Armenia and Azerbaijan accused each other of violating a new ceasefire on Sunday (18 October), as they tried for the second time in a week to bring a halt to fighting over the disputed region of Nagorno-Karabakh.
Azerbaijan's President Ilham Aliyev vowed on Saturday (17 October) to take revenge on Armenia after a missile strike killed 12 sleeping people in the city of Ganja, a dramatic escalation in the conflict over the Nagorno-Karabakh region.
Azerbaijan accused Armenia on Wednesday (14 October) of trying to attack its gas and oil pipelines and warned of a “severe” response as tensions rose sharply around a fraying ceasefire in the mountain enclave of Nagorno-Karabakh.
The EU diplomatic chief on Sunday (11 October) expressed his deep concern over reports of violations of a Russia-brokered ceasefire between warring neighbours Armenia and Azerbaijan in the disputed Nagorno-Karabakh region.
It is perfectly natural for Georgia, as a neighbouring country, to express her readiness to support a Nagorno-Karabakh peace process and host a dialogue between Armenia and Azerbaijan, writes Victor Kipiani.
The Kremlin issued a new appeal for an end to hostilities in and around Nagorno-Karabakh on Tuesday (6 October) after Moscow’s foreign intelligence chief said the mountain enclave could become a launch pad for Islamist militants to enter Russia.
At a time when Armenian military forces have been dealt a significant blow and lack manpower and military equipment to resist Azerbaijan’s counter-offensive operation, Azerbaijan demands the restoration of its internationally recognized territorial integrity, writes Vasif Huseynov.
The head of NATO said Monday (5 October) he expected Turkey -- a key ally of Azerbaijan -- to use its "considerable" influence to calm the conflict in the Armenian separatist region of Nagorno-Karabakh.
Fierce fighting raged between Azerbaijani and Armenian forces on Monday, sparking bellicose rhetoric from regional power Turkey despite international pleas for a halt in fighting between the long-time enemies.
At least 24 people have died after deadly clashes between arch foes Armenia and Azerbaijan, as the latest violence in the decades-long territorial dispute sparked international calls Sunday (27 September) to halt the fighting.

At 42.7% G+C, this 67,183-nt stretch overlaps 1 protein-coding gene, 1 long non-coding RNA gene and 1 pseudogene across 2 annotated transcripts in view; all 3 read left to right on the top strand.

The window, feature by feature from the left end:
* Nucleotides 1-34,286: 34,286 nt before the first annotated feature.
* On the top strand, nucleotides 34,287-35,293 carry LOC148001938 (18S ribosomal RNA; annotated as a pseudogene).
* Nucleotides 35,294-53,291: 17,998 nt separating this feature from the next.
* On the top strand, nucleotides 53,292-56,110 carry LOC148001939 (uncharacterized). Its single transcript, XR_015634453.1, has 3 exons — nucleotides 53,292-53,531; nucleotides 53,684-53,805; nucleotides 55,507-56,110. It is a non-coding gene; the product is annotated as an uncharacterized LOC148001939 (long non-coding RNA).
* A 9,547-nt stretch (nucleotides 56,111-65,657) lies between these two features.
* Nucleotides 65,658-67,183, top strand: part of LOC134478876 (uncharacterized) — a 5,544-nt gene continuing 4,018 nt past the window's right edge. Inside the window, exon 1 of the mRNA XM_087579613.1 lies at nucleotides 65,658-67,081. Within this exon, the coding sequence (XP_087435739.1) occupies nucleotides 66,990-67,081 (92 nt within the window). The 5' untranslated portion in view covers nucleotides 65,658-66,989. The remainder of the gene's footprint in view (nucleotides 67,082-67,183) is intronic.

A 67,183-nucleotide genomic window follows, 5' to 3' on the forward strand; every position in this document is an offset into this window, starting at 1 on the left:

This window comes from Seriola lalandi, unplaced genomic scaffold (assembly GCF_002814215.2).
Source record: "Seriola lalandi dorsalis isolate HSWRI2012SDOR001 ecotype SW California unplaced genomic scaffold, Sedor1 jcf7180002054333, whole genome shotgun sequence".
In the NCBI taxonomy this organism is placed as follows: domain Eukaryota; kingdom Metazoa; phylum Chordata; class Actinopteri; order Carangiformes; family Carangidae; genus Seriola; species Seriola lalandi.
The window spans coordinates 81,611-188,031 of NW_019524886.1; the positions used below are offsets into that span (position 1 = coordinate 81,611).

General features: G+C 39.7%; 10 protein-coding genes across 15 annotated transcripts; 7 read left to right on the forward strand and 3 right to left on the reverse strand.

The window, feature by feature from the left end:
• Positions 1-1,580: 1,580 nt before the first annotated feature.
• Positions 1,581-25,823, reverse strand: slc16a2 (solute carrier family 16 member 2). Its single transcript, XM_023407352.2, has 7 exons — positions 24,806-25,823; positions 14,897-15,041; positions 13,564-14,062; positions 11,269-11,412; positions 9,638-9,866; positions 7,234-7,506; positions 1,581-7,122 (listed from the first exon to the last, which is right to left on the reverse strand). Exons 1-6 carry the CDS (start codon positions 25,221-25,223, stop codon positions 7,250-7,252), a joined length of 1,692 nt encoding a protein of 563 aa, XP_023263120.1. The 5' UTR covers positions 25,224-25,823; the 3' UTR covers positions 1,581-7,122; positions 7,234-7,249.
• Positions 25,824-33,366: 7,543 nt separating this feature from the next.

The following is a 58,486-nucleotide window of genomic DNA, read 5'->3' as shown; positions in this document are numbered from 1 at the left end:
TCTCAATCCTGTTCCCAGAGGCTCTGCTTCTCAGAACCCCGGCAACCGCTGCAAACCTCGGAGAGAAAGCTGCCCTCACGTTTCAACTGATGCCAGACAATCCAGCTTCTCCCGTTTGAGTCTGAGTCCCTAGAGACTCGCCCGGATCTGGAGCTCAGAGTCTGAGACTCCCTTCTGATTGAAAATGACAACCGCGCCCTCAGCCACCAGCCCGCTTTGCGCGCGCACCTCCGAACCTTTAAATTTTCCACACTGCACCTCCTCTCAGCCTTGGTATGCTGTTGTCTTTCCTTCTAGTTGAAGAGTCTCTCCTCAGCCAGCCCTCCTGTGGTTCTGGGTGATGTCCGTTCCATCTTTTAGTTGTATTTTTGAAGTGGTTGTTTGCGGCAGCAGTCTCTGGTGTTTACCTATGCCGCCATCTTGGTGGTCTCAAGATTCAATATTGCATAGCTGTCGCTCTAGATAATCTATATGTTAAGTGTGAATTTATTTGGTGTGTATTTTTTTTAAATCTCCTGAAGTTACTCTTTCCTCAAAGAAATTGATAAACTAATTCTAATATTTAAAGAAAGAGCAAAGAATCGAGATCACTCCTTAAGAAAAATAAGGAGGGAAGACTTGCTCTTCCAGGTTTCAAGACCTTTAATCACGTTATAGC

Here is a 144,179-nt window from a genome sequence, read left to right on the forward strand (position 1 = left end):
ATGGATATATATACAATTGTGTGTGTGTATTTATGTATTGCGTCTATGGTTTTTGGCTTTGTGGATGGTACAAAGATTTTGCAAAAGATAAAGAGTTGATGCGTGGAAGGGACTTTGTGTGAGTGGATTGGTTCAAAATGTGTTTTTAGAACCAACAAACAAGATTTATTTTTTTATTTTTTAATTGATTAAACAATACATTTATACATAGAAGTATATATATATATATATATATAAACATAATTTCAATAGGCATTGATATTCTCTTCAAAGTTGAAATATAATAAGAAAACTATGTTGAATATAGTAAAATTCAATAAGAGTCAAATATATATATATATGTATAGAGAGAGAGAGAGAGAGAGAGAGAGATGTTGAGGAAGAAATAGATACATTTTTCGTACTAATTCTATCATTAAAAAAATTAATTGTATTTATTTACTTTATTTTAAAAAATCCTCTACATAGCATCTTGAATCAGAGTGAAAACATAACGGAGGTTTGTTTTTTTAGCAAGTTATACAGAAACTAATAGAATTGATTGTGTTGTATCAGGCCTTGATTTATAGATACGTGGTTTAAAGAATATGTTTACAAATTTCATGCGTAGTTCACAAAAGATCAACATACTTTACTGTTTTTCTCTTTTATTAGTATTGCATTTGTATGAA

European Council president Charles Michel called Sunday (27 August) for a halt to fighting between Armenian and Azerbaijani separatists over the Nagorno-Karabakh region and an “immediate return to negotiations”. “Military action must stop, as a matter of urgency, to prevent...
The deadlock in the Nagorno-Karabakh negotiation process coupled with the concentration of foreign fighters and transfer of arms in Armenia is a distressing signal for an imminent escalation or a new war, writes Vasif Huseynov.
At the beginning of last year, in an effort to modernise and increase its regional and international clout, Azerbaijani government established the Center of Analysis of International Relations (AIR Center) think tank.
Hikmat Hajiev, Head of the Foreign Affairs Department of Azerbaijan's Presidential Administration talks about the state of play of EU-Azerbaijan relations, geopolitics, trade and violent Soviet repression.
Azerbaijan will hold early elections on 9 February, eight months ahead of schedule, after President Ilham Aliyev agreed to the ruling party's request to dissolve parliament. The move is in line with a recent major government shakeup and the country's drive to modernise and rebuild EU ties.
The recent assertions by the Armenian Prime Minister to involve the illegal puppet regime established in the seized lands of Azerbaijan, in the Nagorno-Karabakh negotiations, can only paralyse the whole process, writes Hikmat Hajiev.
German Chancellor Angela Merkel held what she called "intensive" discussions with Azerbaijani President Ilham Aliyev in talks that addressed energy cooperation, human rights, and the conflict between Azerbaijan and Armenia over the disputed Nagorno-Karabakh region.
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